Amos Dudley had a predicament. He hated his crooked teeth and needed braces, but was a "broke" college student. So, he turned to technology and 3D-printed his own braces.
Dudley is a 23-year-old digital design student at the New Jersey Institute of Technology. He told BuzzFeed News he originally had braces in junior high, but neglected the upkeep.
"I felt bad about my teeth- in part because they were crooked, but also because they were a reminder that I had neglected them," he said. "I felt like I had wasted the money my parents spent on my braces."
He wrote on his blog that he had realized he had become self-conscious about his teeth and had stopped smiling as much.
"I wasn't smiling, and it was because I was unhappy with my teeth," he wrote on his blog.
Dudley began researching clear braces online to fix his teeth when he noticed something: The braces he was looking at looked like something that could be made with a 3D printer, which he has access to as a digital design student.
"What is to stop someone, who has access to a 3D printer, from making their own orthodontic aligners?" he said he wondered.
Dudley said his motivations weren't completely financial, because he knew he could probably afford braces a few years from now after he graduated college.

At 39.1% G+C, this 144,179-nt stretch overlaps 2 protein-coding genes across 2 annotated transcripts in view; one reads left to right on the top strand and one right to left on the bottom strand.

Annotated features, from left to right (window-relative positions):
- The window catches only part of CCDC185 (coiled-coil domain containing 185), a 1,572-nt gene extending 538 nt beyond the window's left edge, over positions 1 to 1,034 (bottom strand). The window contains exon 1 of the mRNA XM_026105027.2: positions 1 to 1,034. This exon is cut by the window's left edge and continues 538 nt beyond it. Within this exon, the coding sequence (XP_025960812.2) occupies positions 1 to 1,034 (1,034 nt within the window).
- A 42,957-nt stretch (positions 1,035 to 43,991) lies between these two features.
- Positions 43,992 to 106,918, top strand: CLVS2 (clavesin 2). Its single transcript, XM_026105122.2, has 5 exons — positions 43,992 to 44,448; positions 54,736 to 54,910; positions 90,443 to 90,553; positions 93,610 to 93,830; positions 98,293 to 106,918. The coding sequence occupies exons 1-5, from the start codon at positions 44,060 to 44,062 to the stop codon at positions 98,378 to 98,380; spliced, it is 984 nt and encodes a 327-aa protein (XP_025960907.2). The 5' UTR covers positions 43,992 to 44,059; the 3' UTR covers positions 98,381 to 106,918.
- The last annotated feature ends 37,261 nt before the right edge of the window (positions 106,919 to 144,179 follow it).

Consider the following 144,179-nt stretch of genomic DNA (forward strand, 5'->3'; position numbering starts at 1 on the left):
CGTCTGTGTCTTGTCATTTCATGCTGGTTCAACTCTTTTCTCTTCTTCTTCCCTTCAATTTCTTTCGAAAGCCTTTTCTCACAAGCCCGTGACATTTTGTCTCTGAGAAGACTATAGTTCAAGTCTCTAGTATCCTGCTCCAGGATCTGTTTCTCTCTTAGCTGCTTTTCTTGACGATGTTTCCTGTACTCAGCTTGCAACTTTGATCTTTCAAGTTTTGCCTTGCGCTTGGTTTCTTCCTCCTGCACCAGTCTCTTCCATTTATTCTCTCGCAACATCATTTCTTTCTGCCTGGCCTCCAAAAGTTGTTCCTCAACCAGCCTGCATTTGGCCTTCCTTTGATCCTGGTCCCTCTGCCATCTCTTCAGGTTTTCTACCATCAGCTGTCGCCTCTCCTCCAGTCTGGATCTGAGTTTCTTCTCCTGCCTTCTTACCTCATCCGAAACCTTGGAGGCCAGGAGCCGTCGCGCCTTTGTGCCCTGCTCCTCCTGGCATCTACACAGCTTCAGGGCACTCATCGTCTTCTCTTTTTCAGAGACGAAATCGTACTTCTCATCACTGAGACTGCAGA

He said it was the mix of money and trying a cool experiment that intrigued him.
"When I realized that I could do something that was a little bit culturally disruptive, while demonstrating my skills as a designer and a maker, and fixing something that was making me self-conscious for virtually free, I felt it was more than worth the risk," he said.
After a ton of research, Dudley created his own set of 12 plastic braces. He documented the whole process on his blog, and noted he made the braces as part of a portfolio project for school.
The project cost under $60, far less than the up to $8,000 that clear braces normally cost, CNN Money reported.
Dudley added that he did the project with the support of his friends and family.
"I told my friends and family, they thought it was wonderful," he said. "I have a very supportive family."
So, do they work? After 16 weeks of wear, Dudley has a significantly straighter smile.
Dudley said the braces are almost totally invisible, and he experiences less pain now that he has switched to a different set.
"Most importantly, I feel like I can freely smile again. That's what's most important," he wrote.
Though many people have commented on his blog that he should go into the 3D braces business, Dudley isn't planning on making sets for others.
But, he said its clear that people are "frustrated with the state of the orthodontic appliance industry."
"There's not enough competition, and prices are very high," he said.
Stephanie McNeal is a social news editor for BuzzFeed News and is based in New York.
Contact Stephanie McNeal at firstname.lastname@example.org.
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